FEA­TURES A ro­bot arm dream turned into re­al­ity

Viet Nam News - - FRONT PAGE -

HAØ NOÄI — On a sunny day at the begin­ning of Novem­ber, Voõ Thò Hoàng Vaân and her son travel the fa­mil­iar road from the south­ern prov­ince of Ñoàng Nai to HCM City to re­ceive treat­ment for the young boy’s cancer. On this par­tic­u­lar day, they are full of joy.

Cancer de­stroyed the child­hood and left hand of Vaân’s son - Haûi Ñaêng. The name which means light­house makes peo­ple think of hope. He’s now 13 years old and a pupil at the Hoøa Höng Junior Sec­ondary School in Long Thaønh Dis­trict, the south­ern prov­ince of Ñoàng Nai.

Now many bene­fac­tors have helped make Ñaêng’s dream of hav­ing a ro­bot arm a re­al­ity. fice.

Ñaêng’s arm had to be am­pu­tated to pre­vent metas­ta­sis. It was the only op­tion.

Be­ing a mother, Vaân strug­gled to tell Ñaêng the painful truth but was un­able to do it. The doc­tor helped Vaân break the news to Ñaêng.

“Ñaêng kept ask­ing me if his arm will be reat­tached af­ter it is cut,” Vaân said.

Vaân had to say “Yes’ just so Ñaêng would feel se­cure, but she cried in pri­vate.

Dur­ing the worst days, Vaân and her son found op­ti­mism in the pro­gramme ‘Thuùy’s dream’.

Meet­ing vol­un­teers from the pro­gramme, Ñaêng said he dreamed of shak­ing hands with a pilot, vis­it­ing the cock­pit and con­trol­ling the plane with his two hands. Ñaêng be­lieved that fly­ing a plane was like driv­ing a car, and he would hold the steer­ing wheel to control the plane around the blue sky.

Vol­un­teers looked at ways of help­ing Ñaêng, but strict reg­u­la­tions on flights meant he was un­able to ful­fill his dream.

Ñaêng went into surgery with his dream still in his mind.

Af­ter surgery, Vaân cried a lot. But it was Ñaêng who con­soled his mother.

“Mother, please don’t cry. I want you to be happy, I feel healthy when you’re happy,” Ñaêng told his mother.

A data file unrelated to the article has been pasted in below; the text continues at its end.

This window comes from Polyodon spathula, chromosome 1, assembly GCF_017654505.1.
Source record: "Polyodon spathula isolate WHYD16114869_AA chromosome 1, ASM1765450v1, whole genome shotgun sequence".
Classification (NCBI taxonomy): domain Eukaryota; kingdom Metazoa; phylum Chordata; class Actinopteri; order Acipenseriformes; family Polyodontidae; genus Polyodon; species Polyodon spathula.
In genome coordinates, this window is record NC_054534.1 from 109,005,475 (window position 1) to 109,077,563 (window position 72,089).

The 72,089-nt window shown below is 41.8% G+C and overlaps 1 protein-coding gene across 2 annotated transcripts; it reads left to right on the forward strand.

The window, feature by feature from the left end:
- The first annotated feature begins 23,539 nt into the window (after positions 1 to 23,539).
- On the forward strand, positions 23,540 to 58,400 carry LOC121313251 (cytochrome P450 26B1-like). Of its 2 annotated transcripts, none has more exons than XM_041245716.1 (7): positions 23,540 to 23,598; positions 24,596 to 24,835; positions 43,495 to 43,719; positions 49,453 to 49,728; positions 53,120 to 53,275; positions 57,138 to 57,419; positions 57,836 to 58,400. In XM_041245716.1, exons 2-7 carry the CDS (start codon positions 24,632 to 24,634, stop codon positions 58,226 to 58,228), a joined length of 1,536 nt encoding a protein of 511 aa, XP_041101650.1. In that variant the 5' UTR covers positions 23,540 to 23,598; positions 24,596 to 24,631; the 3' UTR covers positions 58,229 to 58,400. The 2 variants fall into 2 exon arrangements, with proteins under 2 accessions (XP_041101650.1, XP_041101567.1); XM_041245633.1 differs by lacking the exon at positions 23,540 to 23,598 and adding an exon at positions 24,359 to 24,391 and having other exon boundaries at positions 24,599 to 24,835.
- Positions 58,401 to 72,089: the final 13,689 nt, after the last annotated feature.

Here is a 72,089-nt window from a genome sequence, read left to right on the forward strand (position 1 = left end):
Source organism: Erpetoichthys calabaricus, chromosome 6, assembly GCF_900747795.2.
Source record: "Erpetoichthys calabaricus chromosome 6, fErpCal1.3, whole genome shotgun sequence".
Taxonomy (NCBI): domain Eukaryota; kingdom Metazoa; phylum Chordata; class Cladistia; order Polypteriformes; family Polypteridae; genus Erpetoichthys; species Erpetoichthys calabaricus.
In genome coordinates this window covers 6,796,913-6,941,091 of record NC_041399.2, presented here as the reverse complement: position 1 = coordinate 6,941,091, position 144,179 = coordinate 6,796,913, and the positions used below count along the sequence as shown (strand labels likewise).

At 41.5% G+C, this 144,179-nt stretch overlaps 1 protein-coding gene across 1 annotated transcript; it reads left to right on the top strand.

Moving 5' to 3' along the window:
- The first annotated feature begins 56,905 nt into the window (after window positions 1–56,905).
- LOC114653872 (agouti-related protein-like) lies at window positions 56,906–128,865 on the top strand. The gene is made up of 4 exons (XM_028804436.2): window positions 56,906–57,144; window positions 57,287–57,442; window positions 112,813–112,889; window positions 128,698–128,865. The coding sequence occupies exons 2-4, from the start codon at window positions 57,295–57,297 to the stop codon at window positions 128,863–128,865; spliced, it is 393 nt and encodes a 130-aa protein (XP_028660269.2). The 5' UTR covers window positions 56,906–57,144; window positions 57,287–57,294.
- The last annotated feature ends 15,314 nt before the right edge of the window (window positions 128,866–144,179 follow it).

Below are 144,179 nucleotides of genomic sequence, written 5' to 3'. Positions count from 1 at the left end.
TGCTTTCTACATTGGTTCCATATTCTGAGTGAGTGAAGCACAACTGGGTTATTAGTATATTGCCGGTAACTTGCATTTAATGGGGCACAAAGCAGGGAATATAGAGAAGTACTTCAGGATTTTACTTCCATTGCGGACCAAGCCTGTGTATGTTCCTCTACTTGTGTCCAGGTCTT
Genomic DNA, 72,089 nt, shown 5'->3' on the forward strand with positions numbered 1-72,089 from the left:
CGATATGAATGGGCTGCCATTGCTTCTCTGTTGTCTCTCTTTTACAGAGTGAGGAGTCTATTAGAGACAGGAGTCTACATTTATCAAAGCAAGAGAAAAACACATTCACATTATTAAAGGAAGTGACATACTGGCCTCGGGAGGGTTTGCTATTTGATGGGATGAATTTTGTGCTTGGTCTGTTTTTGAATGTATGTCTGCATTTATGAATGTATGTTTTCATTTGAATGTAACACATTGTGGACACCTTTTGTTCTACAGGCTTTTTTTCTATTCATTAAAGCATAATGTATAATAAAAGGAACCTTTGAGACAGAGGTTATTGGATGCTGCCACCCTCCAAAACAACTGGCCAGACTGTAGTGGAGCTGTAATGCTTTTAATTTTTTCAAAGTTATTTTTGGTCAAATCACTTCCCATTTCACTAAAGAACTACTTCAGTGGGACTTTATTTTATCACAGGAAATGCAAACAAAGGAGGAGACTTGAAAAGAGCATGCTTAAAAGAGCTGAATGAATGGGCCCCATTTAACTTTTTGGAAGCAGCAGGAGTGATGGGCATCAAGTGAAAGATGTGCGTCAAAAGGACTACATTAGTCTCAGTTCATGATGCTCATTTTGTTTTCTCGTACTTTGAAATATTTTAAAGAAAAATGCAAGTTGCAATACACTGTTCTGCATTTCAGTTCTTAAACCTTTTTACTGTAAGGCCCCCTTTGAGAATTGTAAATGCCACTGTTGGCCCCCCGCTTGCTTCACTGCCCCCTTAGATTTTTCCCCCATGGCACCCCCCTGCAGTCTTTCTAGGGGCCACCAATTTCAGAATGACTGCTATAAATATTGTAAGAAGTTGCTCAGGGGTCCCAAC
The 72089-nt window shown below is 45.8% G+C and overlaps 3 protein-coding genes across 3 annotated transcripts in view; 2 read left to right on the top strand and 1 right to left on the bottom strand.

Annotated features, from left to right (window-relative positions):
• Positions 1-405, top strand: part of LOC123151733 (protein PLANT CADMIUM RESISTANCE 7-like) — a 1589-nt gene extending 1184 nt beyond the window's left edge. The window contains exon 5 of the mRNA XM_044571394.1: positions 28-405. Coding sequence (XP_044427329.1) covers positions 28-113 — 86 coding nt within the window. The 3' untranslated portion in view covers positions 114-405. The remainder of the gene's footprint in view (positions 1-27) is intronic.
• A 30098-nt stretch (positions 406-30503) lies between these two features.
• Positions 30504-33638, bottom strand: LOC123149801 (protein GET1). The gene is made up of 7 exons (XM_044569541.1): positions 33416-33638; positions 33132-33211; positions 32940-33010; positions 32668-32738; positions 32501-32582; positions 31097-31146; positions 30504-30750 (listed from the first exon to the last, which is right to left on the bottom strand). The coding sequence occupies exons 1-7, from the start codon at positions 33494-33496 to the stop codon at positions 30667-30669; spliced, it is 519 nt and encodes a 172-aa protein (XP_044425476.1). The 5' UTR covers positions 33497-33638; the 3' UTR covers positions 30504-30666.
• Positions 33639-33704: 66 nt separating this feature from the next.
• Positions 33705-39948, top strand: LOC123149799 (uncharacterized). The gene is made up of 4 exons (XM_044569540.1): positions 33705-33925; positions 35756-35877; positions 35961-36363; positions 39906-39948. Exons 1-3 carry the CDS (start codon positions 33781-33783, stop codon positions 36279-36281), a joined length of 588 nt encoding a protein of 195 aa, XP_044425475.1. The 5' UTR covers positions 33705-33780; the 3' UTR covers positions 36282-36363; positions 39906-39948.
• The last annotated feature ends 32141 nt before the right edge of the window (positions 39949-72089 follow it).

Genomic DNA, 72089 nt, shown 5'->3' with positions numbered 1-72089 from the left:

Ñaêng was dis­charged from hos­pi­tal at the end of 2016.

At home, he tried to do ev­ery­thing by him­self. But when do­ing tasks that re­quired two hands, he told his mother, “If only I had a ro­bot arm.”

His wish was too much for their poor fam­ily.

At the Sun­flower Fes­ti­val held in HCM City last year, Ñaêng spoke about his dream. And the quest to find a ro­bot arm for Ñaêng started that day. a tech­nol­ogy work­shop, col­lab­o­rated with the Tai­wan-based TGH Or­gan­i­sa­tion to de­sign and build an arm for Ñaêng.

On hear­ing that the arm was fin­ished about five months later, Vaân and Ñaêng im­me­di­ately went to HCM City.

Ñaêng held his new arm and smiled.

Vaân said, “It’s been such a long time since I saw a smile on his face.”

The Sun­flower Fes­ti­val was launched in 2008. It is an im­por­tant part of the ‘Thuùy’s dream’ pro­gramme. The fes­ti­val was or­gan­ised to con­nect cancer pa­tients and call for help from peo­ple, busi­nesses and or­gan­i­sa­tions to sup­port them.

‘Thuùy’s dream’ was launched by the (Youth) news­pa­per two months be­fore a cancer pa­tient named Leâ Thò Thuùy passed away. The pro­gramme was set up in or­der to carry on her will and great ef­fort to help other dis­ad­van­taged chil­dren suf­fer­ing from cancer.

At the age of 15, Thuùy was di­ag­nosed with bone cancer. De­spite her ill­ness, Thuùy con­tin­ued tak­ing part in a num­ber of char­i­ta­ble ac­tiv­i­ties such as writ­ing a blog ti­tled

(Thuùy’s dream) and tak­ing part in many events for chil­dren with cancer in HCM City. She was named the young cit­i­zen of HCM City in 2006 ow­ing to her op­ti­mism in her fight against cancer while do­ing well aca­dem­i­cally at the same time. — VNS

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